Mexico

Mexico’s coffee production is the 8th largest in the world. In 2009, the country produced a total of 252,000 metric tons of coffee. Their coffee industry is mainly concentrated to the south central to the southern regions of the country. The main coffee type produced in the country is coffea arabica, which grows well in the coastal region of Chiapas, Soconusco, and the border of Guatamela.

The coffee industry in Mexico started at the end of the 18th century. During that time, the coffee crops were not exported in great quantities. In 1870, the country was able to produce more coffee so they started exporting larger amounts. In 1980, coffee became Mexico’s most valuable crop for export. Today, Mexico is the largest source of US coffee imports.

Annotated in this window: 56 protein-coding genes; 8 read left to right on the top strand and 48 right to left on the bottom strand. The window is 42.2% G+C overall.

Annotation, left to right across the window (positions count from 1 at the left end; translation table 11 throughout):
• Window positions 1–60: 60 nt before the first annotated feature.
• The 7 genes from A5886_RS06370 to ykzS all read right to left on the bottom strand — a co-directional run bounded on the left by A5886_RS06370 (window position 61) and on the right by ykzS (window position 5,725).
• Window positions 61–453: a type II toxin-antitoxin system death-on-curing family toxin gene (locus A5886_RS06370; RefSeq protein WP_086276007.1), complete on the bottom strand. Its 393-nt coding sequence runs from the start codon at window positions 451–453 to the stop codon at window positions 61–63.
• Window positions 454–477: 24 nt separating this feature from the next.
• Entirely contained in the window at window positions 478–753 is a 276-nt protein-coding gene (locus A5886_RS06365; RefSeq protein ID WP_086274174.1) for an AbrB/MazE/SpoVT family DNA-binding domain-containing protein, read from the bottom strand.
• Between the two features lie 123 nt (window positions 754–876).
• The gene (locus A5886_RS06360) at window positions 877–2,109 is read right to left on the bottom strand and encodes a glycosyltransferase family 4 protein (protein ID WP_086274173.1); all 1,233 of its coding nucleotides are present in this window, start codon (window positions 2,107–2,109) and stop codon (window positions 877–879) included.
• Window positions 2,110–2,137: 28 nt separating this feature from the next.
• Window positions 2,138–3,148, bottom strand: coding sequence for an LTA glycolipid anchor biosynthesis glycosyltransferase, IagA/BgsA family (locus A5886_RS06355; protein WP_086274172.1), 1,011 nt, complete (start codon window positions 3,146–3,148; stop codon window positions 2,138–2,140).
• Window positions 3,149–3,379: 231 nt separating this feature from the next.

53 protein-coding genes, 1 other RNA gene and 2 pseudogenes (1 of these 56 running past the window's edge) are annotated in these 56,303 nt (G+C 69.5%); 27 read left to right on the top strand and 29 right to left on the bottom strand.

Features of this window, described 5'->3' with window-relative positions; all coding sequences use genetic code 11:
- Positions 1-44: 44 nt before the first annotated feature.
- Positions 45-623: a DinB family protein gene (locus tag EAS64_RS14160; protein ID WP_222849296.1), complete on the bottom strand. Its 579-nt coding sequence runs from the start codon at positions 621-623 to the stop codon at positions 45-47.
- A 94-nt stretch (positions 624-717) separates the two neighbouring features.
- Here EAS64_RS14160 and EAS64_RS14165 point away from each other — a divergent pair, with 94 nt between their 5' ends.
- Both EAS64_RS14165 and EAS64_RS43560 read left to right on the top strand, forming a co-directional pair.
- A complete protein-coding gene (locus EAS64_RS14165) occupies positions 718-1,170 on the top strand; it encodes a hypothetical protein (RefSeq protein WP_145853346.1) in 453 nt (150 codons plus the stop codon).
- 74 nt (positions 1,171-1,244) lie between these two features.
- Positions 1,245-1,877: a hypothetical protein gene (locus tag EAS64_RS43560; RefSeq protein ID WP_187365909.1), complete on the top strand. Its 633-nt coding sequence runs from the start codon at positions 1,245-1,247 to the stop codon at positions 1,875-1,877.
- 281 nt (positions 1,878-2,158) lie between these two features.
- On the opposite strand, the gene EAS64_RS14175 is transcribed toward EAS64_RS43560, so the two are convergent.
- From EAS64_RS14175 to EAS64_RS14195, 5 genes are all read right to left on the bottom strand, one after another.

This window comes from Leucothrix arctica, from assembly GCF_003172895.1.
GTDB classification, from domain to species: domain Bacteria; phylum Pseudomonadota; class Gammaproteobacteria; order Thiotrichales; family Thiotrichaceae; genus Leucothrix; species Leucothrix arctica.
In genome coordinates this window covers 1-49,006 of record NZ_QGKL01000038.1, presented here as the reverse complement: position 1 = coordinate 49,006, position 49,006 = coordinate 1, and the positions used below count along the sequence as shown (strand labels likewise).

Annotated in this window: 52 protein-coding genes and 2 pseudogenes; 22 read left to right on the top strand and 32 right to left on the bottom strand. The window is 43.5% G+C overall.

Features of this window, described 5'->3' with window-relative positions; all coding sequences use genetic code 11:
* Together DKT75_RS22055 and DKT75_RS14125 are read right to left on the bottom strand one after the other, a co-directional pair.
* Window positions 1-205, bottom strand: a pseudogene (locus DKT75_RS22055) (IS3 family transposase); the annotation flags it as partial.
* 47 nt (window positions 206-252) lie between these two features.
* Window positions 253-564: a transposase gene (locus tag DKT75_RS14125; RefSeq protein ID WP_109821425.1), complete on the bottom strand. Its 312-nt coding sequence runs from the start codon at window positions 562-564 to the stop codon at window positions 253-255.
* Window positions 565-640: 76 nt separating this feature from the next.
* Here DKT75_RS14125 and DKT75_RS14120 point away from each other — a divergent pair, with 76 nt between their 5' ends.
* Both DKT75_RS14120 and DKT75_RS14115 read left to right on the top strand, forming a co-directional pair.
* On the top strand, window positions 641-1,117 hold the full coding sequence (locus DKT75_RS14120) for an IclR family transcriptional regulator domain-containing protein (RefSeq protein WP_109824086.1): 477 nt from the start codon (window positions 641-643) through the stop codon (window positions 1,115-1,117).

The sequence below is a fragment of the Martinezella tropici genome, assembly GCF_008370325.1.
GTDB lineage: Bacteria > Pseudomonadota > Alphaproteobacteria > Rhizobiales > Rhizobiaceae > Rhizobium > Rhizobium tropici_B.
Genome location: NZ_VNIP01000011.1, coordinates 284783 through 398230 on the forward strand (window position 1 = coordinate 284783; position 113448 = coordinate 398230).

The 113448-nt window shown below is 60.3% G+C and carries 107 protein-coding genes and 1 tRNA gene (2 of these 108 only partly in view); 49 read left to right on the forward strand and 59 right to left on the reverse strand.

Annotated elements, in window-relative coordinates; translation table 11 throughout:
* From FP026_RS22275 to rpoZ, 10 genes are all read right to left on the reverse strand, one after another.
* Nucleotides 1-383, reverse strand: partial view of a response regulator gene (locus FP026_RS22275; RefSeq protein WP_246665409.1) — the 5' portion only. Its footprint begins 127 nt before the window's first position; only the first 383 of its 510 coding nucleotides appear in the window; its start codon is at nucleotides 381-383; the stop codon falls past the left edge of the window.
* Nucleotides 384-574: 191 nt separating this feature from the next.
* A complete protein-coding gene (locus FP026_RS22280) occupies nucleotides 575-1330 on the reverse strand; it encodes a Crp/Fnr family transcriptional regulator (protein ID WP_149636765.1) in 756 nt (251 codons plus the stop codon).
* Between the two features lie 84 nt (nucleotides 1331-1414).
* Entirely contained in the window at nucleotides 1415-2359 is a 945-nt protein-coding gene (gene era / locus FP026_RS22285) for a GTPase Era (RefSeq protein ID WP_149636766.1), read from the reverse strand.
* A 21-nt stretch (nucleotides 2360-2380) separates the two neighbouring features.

Despite the success of Mexico’s coffee industry, this country also suffered from the effects of coffee rust. In 1979 to 1981, the coffee rust disease reached Mexico. Just like any other country affected, Mexico’s coffee industry was highly affected. Crop production dropped dramatically during those years. Therefore, the government, private sectors, cooperatives, and small scale farmers helped each other in looking for ways to contain the epidemic and prevent further damages on crops.